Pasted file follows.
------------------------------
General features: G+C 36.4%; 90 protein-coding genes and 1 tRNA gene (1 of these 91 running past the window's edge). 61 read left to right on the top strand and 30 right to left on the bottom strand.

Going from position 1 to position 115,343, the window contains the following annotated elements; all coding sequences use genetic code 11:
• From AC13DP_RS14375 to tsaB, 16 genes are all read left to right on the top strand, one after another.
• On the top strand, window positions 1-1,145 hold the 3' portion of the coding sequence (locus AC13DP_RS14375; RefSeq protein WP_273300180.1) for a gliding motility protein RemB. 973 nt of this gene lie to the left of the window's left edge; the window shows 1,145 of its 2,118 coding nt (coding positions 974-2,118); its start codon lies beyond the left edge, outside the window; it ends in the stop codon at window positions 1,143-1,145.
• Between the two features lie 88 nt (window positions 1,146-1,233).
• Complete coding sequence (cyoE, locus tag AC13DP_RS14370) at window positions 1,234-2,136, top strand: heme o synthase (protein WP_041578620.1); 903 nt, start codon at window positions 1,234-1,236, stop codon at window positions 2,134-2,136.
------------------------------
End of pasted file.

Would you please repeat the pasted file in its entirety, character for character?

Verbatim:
General features: G+C 36.4%; 90 protein-coding genes and 1 tRNA gene (1 of these 91 running past the window's edge). 61 read left to right on the top strand and 30 right to left on the bottom strand.

Going from position 1 to position 115,343, the window contains the following annotated elements; all coding sequences use genetic code 11:
• From AC13DP_RS14375 to tsaB, 16 genes are all read left to right on the top strand, one after another.
• On the top strand, window positions 1-1,145 hold the 3' portion of the coding sequence (locus AC13DP_RS14375; RefSeq protein WP_273300180.1) for a gliding motility protein RemB. 973 nt of this gene lie to the left of the window's left edge; the window shows 1,145 of its 2,118 coding nt (coding positions 974-2,118); its start codon lies beyond the left edge, outside the window; it ends in the stop codon at window positions 1,143-1,145.
• Between the two features lie 88 nt (window positions 1,146-1,233).
• Complete coding sequence (cyoE, locus tag AC13DP_RS14370) at window positions 1,234-2,136, top strand: heme o synthase (protein WP_041578620.1); 903 nt, start codon at window positions 1,234-1,236, stop codon at window positions 2,134-2,136.